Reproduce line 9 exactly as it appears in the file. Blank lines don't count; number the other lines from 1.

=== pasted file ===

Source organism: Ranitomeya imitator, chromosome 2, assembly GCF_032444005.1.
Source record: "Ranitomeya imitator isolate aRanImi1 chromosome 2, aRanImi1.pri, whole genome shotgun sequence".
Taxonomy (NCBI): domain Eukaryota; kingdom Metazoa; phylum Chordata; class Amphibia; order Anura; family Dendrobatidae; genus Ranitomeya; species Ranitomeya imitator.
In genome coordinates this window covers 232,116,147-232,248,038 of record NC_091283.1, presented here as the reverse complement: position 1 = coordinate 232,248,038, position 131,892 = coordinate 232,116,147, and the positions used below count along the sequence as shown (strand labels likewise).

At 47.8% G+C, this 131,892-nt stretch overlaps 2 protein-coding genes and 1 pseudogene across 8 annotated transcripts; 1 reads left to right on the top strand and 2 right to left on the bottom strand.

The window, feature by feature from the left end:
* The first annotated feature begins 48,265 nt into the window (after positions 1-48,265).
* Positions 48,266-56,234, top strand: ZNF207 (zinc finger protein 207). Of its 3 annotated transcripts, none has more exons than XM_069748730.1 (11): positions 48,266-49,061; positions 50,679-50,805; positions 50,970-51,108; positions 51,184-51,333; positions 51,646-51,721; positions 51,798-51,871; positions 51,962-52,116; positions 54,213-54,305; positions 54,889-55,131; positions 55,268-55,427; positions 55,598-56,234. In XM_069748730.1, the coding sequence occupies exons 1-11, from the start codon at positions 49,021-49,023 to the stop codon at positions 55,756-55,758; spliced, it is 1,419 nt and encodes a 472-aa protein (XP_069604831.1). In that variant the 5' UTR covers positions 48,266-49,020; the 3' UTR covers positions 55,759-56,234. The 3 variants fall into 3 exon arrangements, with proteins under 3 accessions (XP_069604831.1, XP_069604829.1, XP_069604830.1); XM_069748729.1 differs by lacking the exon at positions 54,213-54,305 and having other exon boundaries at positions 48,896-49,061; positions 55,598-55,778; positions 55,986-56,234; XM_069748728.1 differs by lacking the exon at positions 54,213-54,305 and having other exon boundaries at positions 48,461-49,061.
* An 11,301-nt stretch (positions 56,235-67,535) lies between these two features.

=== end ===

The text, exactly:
* An 11,301-nt stretch (positions 56,235-67,535) lies between these two features.